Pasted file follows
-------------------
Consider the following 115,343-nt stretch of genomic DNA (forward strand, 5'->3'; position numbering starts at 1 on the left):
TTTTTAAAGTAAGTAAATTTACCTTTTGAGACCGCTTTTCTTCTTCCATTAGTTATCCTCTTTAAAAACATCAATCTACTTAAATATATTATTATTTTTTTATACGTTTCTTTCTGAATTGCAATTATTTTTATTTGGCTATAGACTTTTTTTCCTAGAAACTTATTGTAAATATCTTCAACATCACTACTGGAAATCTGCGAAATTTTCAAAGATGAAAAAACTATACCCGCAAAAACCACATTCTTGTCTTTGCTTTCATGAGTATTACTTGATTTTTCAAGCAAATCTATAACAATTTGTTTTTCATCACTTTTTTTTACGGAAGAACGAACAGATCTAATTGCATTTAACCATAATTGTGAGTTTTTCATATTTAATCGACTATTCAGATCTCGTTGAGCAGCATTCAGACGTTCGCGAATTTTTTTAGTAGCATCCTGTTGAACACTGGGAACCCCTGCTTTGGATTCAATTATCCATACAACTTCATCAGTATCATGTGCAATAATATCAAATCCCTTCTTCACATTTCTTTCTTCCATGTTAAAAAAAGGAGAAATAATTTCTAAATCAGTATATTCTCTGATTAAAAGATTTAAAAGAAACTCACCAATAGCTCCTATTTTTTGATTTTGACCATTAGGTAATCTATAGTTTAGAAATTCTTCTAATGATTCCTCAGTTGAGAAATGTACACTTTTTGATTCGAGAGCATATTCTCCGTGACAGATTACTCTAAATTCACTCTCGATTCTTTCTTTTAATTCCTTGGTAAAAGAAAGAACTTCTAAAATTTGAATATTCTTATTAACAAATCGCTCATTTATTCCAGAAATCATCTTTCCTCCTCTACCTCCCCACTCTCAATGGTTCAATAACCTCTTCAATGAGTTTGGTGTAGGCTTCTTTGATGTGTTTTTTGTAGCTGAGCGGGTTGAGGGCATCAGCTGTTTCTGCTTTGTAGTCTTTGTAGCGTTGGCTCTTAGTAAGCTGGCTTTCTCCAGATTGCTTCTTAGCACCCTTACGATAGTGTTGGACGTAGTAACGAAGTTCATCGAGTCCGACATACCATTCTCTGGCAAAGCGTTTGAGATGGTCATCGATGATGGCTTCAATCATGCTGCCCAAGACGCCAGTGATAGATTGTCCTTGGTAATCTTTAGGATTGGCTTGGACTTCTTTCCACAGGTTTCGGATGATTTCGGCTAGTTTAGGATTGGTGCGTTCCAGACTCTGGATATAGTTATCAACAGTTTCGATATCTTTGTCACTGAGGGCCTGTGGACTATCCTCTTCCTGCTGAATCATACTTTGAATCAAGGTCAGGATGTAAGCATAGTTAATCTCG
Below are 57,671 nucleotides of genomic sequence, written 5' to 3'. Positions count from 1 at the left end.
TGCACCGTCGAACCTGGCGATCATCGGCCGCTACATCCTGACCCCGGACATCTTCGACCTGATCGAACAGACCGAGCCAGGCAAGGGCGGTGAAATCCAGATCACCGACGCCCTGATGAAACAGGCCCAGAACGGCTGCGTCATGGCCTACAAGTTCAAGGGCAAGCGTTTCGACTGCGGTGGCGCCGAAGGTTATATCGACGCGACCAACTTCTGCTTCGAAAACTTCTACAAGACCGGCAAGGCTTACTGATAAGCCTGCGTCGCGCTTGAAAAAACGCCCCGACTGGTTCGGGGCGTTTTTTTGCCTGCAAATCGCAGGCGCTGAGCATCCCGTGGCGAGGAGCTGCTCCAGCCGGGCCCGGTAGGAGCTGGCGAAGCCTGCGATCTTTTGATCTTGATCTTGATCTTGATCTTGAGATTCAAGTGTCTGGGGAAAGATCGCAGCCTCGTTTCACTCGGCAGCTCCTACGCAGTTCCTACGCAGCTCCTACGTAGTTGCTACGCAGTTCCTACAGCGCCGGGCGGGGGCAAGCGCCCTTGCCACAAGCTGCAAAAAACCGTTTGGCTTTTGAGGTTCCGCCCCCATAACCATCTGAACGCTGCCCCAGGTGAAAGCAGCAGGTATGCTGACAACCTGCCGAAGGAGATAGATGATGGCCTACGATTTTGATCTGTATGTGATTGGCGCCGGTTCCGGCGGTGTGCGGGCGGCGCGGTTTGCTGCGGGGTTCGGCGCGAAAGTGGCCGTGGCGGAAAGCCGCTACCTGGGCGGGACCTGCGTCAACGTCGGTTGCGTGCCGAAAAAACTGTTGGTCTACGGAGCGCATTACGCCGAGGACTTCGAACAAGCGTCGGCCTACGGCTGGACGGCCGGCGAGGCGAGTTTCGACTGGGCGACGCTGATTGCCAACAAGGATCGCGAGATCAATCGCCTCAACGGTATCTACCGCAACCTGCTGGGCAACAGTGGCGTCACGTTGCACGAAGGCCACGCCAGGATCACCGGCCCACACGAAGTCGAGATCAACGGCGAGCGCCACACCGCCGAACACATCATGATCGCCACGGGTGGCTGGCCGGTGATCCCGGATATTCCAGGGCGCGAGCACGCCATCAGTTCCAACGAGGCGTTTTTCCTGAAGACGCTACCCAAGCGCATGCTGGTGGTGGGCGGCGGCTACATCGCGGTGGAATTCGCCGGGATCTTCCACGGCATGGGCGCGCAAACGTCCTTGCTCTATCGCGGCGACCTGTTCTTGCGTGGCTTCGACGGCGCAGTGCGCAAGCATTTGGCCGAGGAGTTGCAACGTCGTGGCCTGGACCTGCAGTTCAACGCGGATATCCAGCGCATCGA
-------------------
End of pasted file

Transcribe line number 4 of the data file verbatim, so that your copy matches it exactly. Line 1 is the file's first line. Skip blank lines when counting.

TGCACCGTCGAACCTGGCGATCATCGGCCGCTACATCCTGACCCCGGACATCTTCGACCTGATCGAACAGACCGAGCCAGGCAAGGGCGGTGAAATCCAGATCACCGACGCCCTGATGAAACAGGCCCAGAACGGCTGCGTCATGGCCTACAAGTTCAAGGGCAAGCGTTTCGACTGCGGTGGCGCCGAAGGTTATATCGACGCGACCAACTTCTGCTTCGAAAACTTCTACAAGACCGGCAAGGCTTACTGATAAGCCTGCGTCGCGCTTGAAAAAACGCCCCGACTGGTTCGGGGCGTTTTTTTGCCTGCAAATCGCAGGCGCTGAGCATCCCGTGGCGAGGAGCTGCTCCAGCCGGGCCCGGTAGGAGCTGGCGAAGCCTGCGATCTTTTGATCTTGATCTTGATCTTGATCTTGAGATTCAAGTGTCTGGGGAAAGATCGCAGCCTCGTTTCACTCGGCAGCTCCTACGCAGTTCCTACGCAGCTCCTACGTAGTTGCTACGCAGTTCCTACAGCGCCGGGCGGGGGCAAGCGCCCTTGCCACAAGCTGCAAAAAACCGTTTGGCTTTTGAGGTTCCGCCCCCATAACCATCTGAACGCTGCCCCAGGTGAAAGCAGCAGGTATGCTGACAACCTGCCGAAGGAGATAGATGATGGCCTACGATTTTGATCTGTATGTGATTGGCGCCGGTTCCGGCGGTGTGCGGGCGGCGCGGTTTGCTGCGGGGTTCGGCGCGAAAGTGGCCGTGGCGGAAAGCCGCTACCTGGGCGGGACCTGCGTCAACGTCGGTTGCGTGCCGAAAAAACTGTTGGTCTACGGAGCGCATTACGCCGAGGACTTCGAACAAGCGTCGGCCTACGGCTGGACGGCCGGCGAGGCGAGTTTCGACTGGGCGACGCTGATTGCCAACAAGGATCGCGAGATCAATCGCCTCAACGGTATCTACCGCAACCTGCTGGGCAACAGTGGCGTCACGTTGCACGAAGGCCACGCCAGGATCACCGGCCCACACGAAGTCGAGATCAACGGCGAGCGCCACACCGCCGAACACATCATGATCGCCACGGGTGGCTGGCCGGTGATCCCGGATATTCCAGGGCGCGAGCACGCCATCAGTTCCAACGAGGCGTTTTTCCTGAAGACGCTACCCAAGCGCATGCTGGTGGTGGGCGGCGGCTACATCGCGGTGGAATTCGCCGGGATCTTCCACGGCATGGGCGCGCAAACGTCCTTGCTCTATCGCGGCGACCTGTTCTTGCGTGGCTTCGACGGCGCAGTGCGCAAGCATTTGGCCGAGGAGTTGCAACGTCGTGGCCTGGACCTGCAGTTCAACGCGGATATCCAGCGCATCGA